Aha! There it was, that heat wave we were all looking for and which scorched so fiercely that I realised yesterday, much to my embarrassment, that I was the reddest person in Tesco. While I wait for my crisped-up, sorry skin to edge back down the Scoville heat scale, I am sitting back on a daily basis to remember this most creamy of creamless chilled tomato soups served with olive oil, basil and a rickety seat in Rosie’s suntrap of an allotment. It seems to be the perfect embodiment of a hot summer’s day combined with fresh, immediate cooking. It’s as straightforward as you want a recipe to be when the sun’s beating down outside and more often than not can be put together out of what’s in the fridge or garden. In fact, I’m going to make sure I always have these ingredients around for the summer – it’s just too good a starter to an afternoon barbecue or garden supper and featured at both of these al fresco meals over the weekend. Before Friday, cold tomato soup was knocked up by my [very good cook of a] grandma on far too many occasions for a child’s liking, and was known in my family as ‘vampire sick’ (my brother’s words, not mine.) I hereon rebuke any such description and can only make up for lost time on the gazpacho front. It’s a winner.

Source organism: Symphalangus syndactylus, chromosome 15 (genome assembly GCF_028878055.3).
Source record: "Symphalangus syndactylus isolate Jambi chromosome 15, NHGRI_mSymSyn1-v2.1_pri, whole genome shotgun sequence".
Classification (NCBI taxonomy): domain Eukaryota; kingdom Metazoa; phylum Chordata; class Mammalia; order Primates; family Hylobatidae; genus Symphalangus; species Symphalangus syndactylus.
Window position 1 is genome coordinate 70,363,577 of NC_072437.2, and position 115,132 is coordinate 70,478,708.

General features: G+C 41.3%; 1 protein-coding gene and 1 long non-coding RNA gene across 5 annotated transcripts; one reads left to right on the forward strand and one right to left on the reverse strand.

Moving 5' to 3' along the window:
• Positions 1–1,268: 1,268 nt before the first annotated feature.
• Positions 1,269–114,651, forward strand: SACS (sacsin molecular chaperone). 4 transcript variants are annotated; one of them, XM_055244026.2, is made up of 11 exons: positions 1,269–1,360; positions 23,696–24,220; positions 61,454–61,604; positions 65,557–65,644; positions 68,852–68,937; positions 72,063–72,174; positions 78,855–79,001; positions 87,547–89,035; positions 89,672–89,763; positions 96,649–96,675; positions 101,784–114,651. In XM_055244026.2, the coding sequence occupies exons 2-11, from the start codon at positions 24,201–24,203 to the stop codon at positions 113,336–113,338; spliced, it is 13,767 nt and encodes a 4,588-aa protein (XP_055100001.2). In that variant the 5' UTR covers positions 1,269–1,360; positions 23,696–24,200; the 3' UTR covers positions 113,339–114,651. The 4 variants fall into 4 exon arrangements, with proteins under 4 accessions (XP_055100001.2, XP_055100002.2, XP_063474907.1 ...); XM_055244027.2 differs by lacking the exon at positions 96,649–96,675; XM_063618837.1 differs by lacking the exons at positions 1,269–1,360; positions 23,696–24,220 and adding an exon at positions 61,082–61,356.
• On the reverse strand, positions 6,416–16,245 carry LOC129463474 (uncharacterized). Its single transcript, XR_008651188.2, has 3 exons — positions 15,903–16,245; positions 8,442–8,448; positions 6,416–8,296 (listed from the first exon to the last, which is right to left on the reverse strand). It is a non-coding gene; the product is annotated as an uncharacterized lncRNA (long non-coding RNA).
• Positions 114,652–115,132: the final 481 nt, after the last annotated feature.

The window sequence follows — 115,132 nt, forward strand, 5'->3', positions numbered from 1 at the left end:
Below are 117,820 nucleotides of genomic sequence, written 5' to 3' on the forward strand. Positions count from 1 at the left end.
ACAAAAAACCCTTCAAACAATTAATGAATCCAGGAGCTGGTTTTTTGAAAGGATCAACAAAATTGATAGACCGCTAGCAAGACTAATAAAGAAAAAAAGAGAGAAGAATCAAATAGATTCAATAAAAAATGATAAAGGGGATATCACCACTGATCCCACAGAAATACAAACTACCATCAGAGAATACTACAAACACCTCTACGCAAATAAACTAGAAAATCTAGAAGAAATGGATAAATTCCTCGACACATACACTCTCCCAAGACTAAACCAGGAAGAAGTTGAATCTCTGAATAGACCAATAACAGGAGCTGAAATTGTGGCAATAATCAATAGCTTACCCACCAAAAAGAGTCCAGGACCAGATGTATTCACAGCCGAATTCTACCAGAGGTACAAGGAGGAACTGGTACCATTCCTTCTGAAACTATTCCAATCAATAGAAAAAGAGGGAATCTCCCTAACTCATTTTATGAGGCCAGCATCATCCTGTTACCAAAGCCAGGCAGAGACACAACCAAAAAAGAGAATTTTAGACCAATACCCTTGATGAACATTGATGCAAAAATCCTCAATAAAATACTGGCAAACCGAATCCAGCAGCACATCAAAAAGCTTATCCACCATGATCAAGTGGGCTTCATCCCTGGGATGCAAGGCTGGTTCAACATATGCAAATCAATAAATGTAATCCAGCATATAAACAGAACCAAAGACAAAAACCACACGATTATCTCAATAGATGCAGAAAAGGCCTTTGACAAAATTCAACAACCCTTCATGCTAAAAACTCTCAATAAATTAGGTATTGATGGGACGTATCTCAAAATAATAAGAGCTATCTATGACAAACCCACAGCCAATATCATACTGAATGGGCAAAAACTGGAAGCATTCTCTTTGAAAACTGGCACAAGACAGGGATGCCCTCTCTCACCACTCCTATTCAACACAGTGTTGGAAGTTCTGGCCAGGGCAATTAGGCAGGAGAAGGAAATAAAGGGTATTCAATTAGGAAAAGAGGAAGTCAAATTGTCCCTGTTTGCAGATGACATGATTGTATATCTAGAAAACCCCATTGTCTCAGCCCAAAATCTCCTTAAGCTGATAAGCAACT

Break up and soak a large hunk of stale bread (or fresh is fine, pitta also works) in a small bowl of water. Roughly cut a variety of ripe tomatoes – I used 6 large beef tomatoes, a good handful of vine and a big handful of baby cherries, though whatever you can get your hands on, provided their fresh, is ideal – and add to a blender jug. Peel, halve and seed a medium cucumber and add with a cut red pepper, a generous glug of olive oil, half a sliced fresh red chilli, 1 or 2 finely cut garlic cloves, a good pinch of sea salt and a grind on the pepper. Blend. Throw in a handful of basil leaves, a glug of balsamic vinegar and the soaked bread and blend again. Season appropriately. Chill for a few hours in the fridge – no need to sieve – and serve with oil and torn basil.